Watch: The Meticulous Visual Symmetry in the Films of Wes Anderson
by Ethan Anderton
March 18, 2014
There's been plenty of cool stuff emerging with the release of Wes Anderson's latest film The Grand Budapest Hotel arriving in more and more theaters each weekend. We just saw the very specific instructions for the projectionist due to the three different aspect ratios in the film, and also a cool instructional short on how to make a tasty pastry from the film. But now a cool video essay dives into Anderson's work to examine his incredible use of visual symmetry. From Rushmore to Fantastic Mr. Fox and last year's Moonrise Kingdom, it's a great look at just how perfect each of Anderson's shots are.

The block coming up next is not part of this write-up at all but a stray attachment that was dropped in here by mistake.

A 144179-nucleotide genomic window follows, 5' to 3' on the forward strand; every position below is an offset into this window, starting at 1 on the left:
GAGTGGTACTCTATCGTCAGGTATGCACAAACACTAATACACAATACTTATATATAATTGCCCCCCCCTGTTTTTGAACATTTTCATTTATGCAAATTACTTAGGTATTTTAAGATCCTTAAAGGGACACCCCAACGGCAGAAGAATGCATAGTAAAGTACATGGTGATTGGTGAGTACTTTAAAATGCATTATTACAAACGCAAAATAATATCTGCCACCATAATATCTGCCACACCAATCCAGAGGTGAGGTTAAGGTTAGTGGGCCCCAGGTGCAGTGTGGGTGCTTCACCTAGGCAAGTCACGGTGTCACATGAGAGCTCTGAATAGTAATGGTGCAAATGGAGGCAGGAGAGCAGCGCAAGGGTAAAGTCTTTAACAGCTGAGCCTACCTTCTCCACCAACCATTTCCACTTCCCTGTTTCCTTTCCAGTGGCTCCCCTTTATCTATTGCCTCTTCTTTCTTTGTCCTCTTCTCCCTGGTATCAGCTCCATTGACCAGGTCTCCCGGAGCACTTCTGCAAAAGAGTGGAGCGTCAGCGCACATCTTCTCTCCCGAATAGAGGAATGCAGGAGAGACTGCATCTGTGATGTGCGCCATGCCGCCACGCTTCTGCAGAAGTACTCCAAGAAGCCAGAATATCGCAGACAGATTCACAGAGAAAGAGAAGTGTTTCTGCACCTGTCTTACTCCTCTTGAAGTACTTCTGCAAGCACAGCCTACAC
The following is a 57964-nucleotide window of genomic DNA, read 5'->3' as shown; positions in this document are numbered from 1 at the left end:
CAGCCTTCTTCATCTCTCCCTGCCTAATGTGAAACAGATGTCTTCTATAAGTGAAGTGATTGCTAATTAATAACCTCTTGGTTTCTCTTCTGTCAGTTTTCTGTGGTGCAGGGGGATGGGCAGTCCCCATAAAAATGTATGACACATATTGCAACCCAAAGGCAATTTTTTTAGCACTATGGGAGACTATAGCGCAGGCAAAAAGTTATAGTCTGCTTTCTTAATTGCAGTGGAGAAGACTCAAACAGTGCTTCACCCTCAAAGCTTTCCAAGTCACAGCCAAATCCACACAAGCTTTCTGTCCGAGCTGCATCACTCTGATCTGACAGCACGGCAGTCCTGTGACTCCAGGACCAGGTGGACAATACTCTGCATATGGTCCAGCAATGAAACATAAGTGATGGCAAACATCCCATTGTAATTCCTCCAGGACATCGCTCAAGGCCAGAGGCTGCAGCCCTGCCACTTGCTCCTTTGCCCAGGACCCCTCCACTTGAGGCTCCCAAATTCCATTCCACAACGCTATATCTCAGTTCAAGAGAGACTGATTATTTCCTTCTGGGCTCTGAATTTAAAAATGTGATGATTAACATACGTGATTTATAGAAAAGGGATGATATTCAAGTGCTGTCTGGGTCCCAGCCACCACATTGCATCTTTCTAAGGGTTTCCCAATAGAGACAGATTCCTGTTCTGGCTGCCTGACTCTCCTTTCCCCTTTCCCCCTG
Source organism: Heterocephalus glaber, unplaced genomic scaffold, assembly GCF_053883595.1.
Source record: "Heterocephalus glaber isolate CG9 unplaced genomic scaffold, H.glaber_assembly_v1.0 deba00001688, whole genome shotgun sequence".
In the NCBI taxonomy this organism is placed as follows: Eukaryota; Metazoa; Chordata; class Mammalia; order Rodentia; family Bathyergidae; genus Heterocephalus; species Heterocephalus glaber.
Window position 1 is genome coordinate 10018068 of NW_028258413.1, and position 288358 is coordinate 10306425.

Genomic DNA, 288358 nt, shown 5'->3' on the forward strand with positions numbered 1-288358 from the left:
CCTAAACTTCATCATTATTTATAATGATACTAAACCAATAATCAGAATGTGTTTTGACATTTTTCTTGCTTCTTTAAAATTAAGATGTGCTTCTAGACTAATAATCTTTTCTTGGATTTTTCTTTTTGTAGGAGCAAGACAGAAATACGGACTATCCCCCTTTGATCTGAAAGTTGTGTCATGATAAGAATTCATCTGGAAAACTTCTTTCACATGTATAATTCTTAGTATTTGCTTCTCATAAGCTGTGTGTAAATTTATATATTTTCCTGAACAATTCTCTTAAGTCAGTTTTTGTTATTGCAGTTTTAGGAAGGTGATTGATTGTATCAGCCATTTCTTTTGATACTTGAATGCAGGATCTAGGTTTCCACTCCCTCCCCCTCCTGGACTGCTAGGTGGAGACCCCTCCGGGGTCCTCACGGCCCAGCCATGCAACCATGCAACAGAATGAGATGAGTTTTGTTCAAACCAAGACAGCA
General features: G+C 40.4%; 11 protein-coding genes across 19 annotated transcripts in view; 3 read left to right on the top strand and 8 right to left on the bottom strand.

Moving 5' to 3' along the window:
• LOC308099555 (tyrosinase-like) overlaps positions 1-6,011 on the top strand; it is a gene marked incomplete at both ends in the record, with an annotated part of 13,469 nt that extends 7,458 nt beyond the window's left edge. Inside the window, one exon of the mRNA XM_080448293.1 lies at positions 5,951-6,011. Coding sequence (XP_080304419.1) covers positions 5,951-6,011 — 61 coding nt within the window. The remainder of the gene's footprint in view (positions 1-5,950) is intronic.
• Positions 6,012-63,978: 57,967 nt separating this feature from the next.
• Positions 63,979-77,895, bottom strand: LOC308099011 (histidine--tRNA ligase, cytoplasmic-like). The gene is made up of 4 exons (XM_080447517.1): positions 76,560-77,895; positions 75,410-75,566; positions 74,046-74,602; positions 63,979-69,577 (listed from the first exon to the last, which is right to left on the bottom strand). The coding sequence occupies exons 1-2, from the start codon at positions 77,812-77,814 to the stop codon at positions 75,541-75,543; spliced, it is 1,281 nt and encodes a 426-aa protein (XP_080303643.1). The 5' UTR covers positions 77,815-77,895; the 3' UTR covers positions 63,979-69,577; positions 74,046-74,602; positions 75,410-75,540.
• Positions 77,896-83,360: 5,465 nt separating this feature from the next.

Also, here's a cool scene breakdown from The Grand Budapest Hotel from The New York Times:
And this short arrived on “The Society of the Crossed Keys," featuring Bill Murray (via Fox Searchlight:
The Grand Budapest Hotel is written and directed by Wes Anderson (The Royal Tenenbaums, Moonrise Kingdom, Rushmore) and tells of a legendary concierge at a famous European hotel between the wars and his friendship with a young employee who becomes his trusted protégé. The story involves the theft and recovery of a priceless Renaissance painting, the battle for an enormous family fortune and the slow and then sudden upheavals that transformed Europe during the first half of the 20th century. Fox Searchlight released The Grand Budapest Hotel in limited theaters on March 7th and expands wide in coming weeks.